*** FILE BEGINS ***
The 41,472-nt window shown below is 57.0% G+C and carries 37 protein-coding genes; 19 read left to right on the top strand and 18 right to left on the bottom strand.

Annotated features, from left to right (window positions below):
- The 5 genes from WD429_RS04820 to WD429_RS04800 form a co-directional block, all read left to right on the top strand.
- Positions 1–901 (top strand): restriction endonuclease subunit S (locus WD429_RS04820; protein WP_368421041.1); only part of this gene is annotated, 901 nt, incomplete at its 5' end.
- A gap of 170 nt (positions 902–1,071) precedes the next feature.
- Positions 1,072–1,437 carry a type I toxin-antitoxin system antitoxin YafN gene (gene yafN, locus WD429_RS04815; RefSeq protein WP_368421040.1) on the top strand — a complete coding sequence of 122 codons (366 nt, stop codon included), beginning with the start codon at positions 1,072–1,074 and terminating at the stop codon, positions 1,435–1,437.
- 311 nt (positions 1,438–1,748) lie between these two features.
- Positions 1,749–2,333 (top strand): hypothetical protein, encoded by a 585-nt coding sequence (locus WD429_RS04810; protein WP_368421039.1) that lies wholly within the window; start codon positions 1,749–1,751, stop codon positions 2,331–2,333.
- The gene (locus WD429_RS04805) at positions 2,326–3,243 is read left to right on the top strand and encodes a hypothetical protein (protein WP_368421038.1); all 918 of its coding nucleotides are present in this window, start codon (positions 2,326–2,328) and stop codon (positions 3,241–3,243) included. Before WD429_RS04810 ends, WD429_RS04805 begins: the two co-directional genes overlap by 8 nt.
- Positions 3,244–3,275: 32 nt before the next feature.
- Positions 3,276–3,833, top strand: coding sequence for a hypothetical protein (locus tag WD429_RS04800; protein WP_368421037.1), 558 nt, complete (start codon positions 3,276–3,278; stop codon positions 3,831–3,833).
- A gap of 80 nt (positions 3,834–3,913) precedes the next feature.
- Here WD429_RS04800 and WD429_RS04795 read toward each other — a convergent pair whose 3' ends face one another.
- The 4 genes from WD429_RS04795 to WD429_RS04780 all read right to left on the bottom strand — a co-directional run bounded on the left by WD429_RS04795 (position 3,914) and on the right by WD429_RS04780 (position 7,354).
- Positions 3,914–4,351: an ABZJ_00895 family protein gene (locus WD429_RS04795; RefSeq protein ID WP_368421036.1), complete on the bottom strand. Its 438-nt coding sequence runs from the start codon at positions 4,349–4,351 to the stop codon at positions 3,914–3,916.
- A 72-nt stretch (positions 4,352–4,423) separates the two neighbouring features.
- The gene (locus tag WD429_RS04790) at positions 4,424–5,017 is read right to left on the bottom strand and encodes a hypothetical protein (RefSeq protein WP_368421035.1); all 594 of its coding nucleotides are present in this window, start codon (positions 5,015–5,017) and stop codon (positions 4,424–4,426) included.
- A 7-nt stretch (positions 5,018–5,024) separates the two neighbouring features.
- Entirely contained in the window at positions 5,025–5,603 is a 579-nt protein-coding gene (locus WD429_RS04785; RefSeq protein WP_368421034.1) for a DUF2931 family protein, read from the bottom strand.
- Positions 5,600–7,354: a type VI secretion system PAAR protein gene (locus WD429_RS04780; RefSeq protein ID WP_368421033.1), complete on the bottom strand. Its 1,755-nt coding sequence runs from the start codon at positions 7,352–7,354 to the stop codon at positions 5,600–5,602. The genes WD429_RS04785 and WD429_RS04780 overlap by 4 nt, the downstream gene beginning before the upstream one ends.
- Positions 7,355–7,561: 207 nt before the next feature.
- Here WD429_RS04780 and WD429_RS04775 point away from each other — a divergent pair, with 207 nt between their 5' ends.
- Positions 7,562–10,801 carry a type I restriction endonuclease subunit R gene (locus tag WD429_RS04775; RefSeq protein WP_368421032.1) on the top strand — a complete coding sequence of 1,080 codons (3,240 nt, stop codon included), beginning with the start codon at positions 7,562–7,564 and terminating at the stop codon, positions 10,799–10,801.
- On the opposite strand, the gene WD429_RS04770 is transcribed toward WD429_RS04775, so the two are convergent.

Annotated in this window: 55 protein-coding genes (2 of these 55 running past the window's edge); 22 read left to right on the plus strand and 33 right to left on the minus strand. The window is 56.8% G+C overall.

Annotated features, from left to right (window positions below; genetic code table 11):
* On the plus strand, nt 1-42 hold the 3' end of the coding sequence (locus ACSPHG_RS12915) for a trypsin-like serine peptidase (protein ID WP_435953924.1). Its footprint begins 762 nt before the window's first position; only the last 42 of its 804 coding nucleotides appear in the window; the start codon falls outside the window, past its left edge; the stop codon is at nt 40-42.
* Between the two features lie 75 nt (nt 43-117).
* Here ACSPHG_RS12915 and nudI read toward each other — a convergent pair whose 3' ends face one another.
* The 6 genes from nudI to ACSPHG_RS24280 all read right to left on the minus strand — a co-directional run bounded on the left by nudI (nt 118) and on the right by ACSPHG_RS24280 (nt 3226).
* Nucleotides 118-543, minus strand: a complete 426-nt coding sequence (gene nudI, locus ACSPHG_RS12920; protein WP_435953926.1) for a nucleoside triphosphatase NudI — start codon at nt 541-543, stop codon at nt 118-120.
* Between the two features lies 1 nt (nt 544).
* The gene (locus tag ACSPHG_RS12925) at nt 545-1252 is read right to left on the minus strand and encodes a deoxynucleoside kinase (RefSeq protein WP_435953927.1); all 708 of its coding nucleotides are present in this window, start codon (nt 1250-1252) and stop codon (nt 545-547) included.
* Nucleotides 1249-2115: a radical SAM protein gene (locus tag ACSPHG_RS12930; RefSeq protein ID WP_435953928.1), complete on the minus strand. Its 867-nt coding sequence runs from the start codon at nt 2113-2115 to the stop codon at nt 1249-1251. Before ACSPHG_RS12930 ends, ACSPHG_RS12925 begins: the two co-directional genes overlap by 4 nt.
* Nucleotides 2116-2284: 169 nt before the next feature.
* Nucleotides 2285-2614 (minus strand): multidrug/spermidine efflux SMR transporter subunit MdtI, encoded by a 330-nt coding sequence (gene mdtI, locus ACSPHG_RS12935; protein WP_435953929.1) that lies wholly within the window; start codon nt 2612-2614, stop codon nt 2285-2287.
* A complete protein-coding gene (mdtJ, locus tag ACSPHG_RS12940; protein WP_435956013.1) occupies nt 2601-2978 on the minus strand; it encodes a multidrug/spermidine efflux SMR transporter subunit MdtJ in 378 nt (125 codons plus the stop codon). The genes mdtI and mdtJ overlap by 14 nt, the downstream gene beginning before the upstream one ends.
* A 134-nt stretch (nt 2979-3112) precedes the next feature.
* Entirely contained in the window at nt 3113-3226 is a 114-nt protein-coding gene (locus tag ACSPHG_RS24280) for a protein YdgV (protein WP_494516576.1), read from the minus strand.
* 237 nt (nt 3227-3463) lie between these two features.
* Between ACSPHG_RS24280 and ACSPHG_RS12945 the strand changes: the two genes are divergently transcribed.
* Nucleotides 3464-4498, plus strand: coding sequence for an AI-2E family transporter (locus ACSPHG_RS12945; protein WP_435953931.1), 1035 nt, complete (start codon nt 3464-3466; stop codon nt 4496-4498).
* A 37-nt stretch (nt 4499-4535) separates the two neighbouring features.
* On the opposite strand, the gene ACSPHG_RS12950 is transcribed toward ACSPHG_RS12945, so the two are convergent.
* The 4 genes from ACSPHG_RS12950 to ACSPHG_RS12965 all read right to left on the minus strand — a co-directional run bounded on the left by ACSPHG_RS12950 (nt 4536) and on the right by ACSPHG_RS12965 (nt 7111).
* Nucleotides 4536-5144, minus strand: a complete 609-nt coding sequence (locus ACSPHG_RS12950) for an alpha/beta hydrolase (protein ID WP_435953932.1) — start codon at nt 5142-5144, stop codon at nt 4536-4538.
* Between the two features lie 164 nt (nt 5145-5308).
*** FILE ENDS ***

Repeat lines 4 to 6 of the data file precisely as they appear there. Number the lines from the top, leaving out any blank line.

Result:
- Positions 1–901 (top strand): restriction endonuclease subunit S (locus WD429_RS04820; protein WP_368421041.1); only part of this gene is annotated, 901 nt, incomplete at its 5' end.
- A gap of 170 nt (positions 902–1,071) precedes the next feature.
- Positions 1,072–1,437 carry a type I toxin-antitoxin system antitoxin YafN gene (gene yafN, locus WD429_RS04815; RefSeq protein WP_368421040.1) on the top strand — a complete coding sequence of 122 codons (366 nt, stop codon included), beginning with the start codon at positions 1,072–1,074 and terminating at the stop codon, positions 1,435–1,437.